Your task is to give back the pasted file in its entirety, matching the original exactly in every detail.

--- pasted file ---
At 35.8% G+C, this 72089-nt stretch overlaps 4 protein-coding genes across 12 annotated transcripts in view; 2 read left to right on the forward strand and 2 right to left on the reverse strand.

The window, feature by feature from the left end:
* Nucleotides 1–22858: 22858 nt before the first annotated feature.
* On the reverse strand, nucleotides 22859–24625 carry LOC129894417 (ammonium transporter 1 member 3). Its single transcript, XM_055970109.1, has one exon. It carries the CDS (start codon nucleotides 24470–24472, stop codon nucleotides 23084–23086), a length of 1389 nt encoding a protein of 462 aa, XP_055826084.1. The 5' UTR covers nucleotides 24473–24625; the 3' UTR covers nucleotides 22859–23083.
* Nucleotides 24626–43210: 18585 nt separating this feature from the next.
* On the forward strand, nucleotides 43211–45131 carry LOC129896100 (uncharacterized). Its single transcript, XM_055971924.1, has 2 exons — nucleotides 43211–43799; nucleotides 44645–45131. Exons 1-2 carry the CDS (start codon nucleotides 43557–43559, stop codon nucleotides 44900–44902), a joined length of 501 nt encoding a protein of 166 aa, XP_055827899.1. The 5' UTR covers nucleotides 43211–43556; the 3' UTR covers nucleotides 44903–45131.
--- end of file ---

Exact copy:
At 35.8% G+C, this 72089-nt stretch overlaps 4 protein-coding genes across 12 annotated transcripts in view; 2 read left to right on the forward strand and 2 right to left on the reverse strand.

The window, feature by feature from the left end:
* Nucleotides 1–22858: 22858 nt before the first annotated feature.
* On the reverse strand, nucleotides 22859–24625 carry LOC129894417 (ammonium transporter 1 member 3). Its single transcript, XM_055970109.1, has one exon. It carries the CDS (start codon nucleotides 24470–24472, stop codon nucleotides 23084–23086), a length of 1389 nt encoding a protein of 462 aa, XP_055826084.1. The 5' UTR covers nucleotides 24473–24625; the 3' UTR covers nucleotides 22859–23083.
* Nucleotides 24626–43210: 18585 nt separating this feature from the next.
* On the forward strand, nucleotides 43211–45131 carry LOC129896100 (uncharacterized). Its single transcript, XM_055971924.1, has 2 exons — nucleotides 43211–43799; nucleotides 44645–45131. Exons 1-2 carry the CDS (start codon nucleotides 43557–43559, stop codon nucleotides 44900–44902), a joined length of 501 nt encoding a protein of 166 aa, XP_055827899.1. The 5' UTR covers nucleotides 43211–43556; the 3' UTR covers nucleotides 44903–45131.